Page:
The key to excellent interpreting in all cases is, of course, an excellent interpreter. However, as in the case of translation, mere knowledge of the languages involved is not necessarily sufficient. The interpreter should be versed in the subject matter(s) involved as well. Interpreting is a highly specialized linguistic skill that requires practice and training.  It should be noted that not all translators interpret and not all interpreters translate.

While successful interpreting depends upon the skill and experience of the interpreter, those who enlist the services of an interpreter can contribute by understanding the nature of the task the interpreter performs and making the necessary provisions to assist him or her.

 Simultaneous Interpreting

Often referred to as conference interpreting, this is the work that we associate with the United Nations and international tribunals in which linguists sit in sound isolation booths wearing microphone/earphone headsets, and each member of the audience wears a headset connected to the interpreter speaking his/her language.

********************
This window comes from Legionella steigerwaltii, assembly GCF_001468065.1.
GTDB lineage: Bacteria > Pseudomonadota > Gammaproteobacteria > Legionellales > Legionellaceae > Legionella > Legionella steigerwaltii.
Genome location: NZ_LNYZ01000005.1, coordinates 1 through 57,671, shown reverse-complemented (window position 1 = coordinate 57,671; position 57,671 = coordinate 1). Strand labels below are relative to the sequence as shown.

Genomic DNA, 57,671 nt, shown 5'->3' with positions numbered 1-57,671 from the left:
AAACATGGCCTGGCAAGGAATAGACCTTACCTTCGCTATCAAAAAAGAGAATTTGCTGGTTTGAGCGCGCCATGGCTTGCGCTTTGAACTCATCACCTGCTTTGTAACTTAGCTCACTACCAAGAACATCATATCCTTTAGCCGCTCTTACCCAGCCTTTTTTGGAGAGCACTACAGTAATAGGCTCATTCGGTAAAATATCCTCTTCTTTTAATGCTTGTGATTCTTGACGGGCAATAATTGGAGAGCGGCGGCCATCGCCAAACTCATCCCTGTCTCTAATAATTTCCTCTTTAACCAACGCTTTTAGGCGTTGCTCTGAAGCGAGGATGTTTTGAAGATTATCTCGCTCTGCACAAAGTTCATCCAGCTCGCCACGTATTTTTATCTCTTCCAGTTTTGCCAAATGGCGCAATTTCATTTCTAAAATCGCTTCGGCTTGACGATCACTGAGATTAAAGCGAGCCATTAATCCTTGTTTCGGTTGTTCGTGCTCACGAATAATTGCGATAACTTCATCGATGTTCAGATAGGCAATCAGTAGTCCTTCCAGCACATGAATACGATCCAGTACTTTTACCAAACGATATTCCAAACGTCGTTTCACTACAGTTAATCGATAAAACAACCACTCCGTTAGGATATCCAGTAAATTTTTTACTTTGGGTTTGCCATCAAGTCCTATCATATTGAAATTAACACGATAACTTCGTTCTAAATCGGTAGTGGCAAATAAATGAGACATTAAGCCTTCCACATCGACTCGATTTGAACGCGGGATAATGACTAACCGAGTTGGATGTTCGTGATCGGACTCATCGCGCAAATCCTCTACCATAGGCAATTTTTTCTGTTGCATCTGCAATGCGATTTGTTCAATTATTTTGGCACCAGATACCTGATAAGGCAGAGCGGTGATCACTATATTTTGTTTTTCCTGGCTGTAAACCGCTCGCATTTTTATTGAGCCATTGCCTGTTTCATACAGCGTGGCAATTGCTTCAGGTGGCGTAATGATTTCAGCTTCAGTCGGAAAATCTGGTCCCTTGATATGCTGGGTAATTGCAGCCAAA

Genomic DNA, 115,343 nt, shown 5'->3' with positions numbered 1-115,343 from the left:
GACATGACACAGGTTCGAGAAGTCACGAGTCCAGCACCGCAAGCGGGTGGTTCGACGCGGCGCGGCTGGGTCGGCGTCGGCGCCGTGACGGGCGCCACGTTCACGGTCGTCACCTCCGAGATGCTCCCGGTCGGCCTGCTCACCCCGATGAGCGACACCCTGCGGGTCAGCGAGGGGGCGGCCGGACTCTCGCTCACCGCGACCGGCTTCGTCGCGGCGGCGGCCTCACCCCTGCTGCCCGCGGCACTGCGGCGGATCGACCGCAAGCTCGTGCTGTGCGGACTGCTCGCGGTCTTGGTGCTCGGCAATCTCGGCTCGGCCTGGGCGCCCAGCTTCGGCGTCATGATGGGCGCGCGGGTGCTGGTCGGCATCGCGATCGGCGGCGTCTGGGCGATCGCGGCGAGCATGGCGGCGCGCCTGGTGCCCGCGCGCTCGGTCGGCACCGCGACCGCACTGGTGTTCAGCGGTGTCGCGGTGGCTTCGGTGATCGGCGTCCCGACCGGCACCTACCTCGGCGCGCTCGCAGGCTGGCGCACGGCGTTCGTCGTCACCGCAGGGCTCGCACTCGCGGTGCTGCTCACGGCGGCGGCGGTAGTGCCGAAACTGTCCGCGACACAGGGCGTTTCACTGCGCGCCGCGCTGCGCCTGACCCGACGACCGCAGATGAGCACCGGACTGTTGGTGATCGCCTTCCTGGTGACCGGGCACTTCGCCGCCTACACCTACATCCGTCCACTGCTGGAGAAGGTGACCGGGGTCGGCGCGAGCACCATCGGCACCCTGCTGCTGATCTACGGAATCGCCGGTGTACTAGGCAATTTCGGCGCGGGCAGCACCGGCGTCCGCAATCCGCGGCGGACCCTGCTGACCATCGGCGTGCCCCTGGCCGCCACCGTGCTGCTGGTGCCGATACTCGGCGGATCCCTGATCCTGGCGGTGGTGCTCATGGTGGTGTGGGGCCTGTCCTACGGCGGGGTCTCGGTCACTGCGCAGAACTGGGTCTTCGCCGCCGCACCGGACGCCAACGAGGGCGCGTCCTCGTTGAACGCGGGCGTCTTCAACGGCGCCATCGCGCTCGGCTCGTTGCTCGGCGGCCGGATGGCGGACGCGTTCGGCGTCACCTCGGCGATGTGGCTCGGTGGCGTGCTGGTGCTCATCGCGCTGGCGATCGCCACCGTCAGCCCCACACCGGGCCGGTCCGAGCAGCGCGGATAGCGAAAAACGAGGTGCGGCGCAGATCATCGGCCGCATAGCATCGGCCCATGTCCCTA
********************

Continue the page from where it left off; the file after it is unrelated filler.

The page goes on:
Each interpreter listens to participants speaking in one of several languages, and simultaneously (in fact, there is generally a delay of three or four seconds) repeats what is said in a second of those several languages.

Note that many simultaneous interpreters work in only “one direction.” This means that for a given pair of languages, they listen to only one and interpret into the other. As such, in a conference interpreting context it may be necessary to hire several interpreters. If, for instance, you will have presentations and discussions between speakers of French, Chinese, English and German, in order to cover every possible combination, you will most likely need 12 different interpreters.

In addition, as simultaneous interpreting is extremely fatiguing, it is typically necessary to have a pair of interpreters for each language combination.  The interpreters typically work shifts of 20 to 30 minutes and switch off “on-the-fly.”

Conference Interpreting Equipment

Note that along with the interpreters, it is also necessary to rent the appropriate equipment and to have it set up and ready in time for the event.